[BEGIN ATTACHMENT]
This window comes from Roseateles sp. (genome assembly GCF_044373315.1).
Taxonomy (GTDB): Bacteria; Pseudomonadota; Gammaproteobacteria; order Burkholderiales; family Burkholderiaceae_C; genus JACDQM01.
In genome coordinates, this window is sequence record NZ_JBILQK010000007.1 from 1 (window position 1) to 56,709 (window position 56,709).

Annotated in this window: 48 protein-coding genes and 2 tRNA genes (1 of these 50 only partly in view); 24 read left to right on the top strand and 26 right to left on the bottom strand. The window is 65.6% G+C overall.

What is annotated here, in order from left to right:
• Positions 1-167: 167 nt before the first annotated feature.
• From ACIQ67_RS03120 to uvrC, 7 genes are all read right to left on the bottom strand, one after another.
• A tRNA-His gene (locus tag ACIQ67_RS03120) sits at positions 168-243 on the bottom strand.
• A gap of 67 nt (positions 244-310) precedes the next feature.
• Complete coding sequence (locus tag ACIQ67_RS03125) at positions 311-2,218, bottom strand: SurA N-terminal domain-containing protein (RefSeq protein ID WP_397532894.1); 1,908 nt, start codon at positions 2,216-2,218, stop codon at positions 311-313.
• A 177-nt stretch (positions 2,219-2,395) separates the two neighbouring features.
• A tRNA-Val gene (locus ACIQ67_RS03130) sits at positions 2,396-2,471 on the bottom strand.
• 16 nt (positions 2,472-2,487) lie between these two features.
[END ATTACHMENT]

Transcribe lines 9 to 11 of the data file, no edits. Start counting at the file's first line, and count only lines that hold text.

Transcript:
• A gap of 67 nt (positions 244-310) precedes the next feature.
• Complete coding sequence (locus tag ACIQ67_RS03125) at positions 311-2,218, bottom strand: SurA N-terminal domain-containing protein (RefSeq protein ID WP_397532894.1); 1,908 nt, start codon at positions 2,216-2,218, stop codon at positions 311-313.
• A 177-nt stretch (positions 2,219-2,395) separates the two neighbouring features.